The LcrG Tip Chaperone Protein of the Yersinia pestis Type III Secretion System Is Partially Folded

Sukanya Chaudhury, Clarice De Azevedo Souza, Gregory V. Plano, Roberto N. De Guzman

Research output: Contribution to journalArticlepeer-review

8 Scopus citations


The type III secretion system (T3SS) is essential in the pathogenesis of Yersinia pestis, the causative agent of plague. A small protein, LcrG, functions as a chaperone to the tip protein LcrV, and the LcrG-LcrV interaction is important in regulating protein secretion through the T3SS. The atomic structure of the LcrG family is currently unknown. However, because of its predicted helical propensity, many have suggested that the LcrG family forms a coiled-coil structure. Here, we show by NMR and CD spectroscopy that LcrG lacks a tertiary structure and it consists of three partially folded α-helices spanning residues 7-38, 41-46, and 58-73. NMR titrations of LcrG with LcrV show that the entire length of a truncated LcrG (residues 7-73) is involved in binding to LcrV. However, there is regional variation in how LcrG binds to LcrV. The C-terminal region of a truncated LcrG (residues 52-73) shows tight binding interaction with LcrV while the N-terminal region (residues 7-51) shows weaker interaction with LcrV. This suggests that there are at least two binding events when LcrG binds to LcrV. Biological assays and mutagenesis indicate that the C-terminal region of LcrG (residues 52-73) is important in blocking protein secretion through the T3SS. Our results reveal structural and mechanistic insights into the atomic conformation of LcrG and how it binds to LcrV.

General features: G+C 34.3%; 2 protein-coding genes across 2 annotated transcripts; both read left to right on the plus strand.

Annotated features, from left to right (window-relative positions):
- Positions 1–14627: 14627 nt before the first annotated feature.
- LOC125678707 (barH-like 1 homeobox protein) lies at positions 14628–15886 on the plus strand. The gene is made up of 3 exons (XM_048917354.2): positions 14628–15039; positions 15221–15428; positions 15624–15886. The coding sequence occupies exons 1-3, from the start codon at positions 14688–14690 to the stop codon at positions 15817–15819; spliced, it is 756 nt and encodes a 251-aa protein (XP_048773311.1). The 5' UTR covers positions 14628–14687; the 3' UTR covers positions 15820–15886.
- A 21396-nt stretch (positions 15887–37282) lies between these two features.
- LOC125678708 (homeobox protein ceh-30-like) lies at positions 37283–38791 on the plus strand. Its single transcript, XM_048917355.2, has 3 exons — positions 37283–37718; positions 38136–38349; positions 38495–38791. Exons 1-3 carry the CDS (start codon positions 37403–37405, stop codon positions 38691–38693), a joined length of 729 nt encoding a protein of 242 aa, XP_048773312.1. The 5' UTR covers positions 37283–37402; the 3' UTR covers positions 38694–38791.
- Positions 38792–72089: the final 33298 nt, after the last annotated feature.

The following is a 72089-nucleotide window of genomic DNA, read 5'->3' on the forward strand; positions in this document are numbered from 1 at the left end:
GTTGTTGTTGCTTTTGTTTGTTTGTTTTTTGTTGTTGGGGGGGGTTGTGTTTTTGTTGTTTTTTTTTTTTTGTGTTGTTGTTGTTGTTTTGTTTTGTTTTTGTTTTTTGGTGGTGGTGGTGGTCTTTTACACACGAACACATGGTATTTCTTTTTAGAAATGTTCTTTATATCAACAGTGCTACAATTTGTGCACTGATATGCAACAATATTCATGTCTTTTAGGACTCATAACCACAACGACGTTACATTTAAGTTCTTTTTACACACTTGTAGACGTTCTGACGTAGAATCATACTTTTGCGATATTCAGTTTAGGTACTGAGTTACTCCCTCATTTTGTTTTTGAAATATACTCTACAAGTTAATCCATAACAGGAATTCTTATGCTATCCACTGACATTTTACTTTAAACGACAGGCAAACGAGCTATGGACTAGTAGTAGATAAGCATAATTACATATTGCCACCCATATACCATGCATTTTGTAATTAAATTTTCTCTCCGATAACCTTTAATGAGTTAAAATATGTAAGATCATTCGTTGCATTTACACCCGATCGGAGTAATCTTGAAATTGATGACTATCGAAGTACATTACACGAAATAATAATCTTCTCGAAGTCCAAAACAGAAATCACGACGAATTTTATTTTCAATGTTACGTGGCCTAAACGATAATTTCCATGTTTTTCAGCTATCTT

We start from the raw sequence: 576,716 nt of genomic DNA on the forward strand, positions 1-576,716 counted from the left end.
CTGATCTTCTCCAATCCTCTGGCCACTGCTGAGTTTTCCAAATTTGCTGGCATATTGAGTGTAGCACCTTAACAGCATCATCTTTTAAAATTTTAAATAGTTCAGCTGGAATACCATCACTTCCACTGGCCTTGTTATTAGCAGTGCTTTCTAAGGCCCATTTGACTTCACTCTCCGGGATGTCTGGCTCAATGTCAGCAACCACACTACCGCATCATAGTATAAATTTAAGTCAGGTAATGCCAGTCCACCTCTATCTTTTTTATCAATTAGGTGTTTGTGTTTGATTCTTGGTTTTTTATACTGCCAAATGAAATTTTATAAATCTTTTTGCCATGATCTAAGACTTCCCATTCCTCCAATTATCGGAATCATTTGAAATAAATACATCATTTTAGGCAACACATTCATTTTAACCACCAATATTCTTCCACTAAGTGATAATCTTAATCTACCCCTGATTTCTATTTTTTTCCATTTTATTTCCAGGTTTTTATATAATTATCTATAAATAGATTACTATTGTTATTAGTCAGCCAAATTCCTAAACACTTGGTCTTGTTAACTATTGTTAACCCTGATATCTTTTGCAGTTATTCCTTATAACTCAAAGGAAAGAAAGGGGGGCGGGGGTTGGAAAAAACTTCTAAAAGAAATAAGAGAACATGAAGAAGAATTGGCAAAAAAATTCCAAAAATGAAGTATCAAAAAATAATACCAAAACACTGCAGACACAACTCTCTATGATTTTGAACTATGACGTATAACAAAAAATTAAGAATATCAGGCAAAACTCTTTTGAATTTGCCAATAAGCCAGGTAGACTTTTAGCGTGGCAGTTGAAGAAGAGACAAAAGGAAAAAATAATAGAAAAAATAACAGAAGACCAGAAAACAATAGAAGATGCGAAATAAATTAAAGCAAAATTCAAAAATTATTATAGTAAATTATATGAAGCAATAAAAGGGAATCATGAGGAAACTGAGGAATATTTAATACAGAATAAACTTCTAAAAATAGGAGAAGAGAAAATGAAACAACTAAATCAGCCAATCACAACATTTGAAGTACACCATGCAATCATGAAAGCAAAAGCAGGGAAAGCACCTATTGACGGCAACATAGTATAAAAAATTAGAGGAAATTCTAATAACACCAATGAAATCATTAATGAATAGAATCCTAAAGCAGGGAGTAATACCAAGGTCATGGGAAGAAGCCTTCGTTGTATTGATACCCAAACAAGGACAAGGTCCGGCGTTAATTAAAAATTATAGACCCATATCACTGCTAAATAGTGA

Original languageEnglish (US)
Pages (from-to)3096-3109
Number of pages14
JournalJournal of molecular biology
Issue number19
StatePublished - Sep 25 2015


  • LcrG
  • NMR
  • T3SS
  • Yersinia pestis
  • tip chaperone

ASJC Scopus subject areas

  • Structural Biology
  • Molecular Biology


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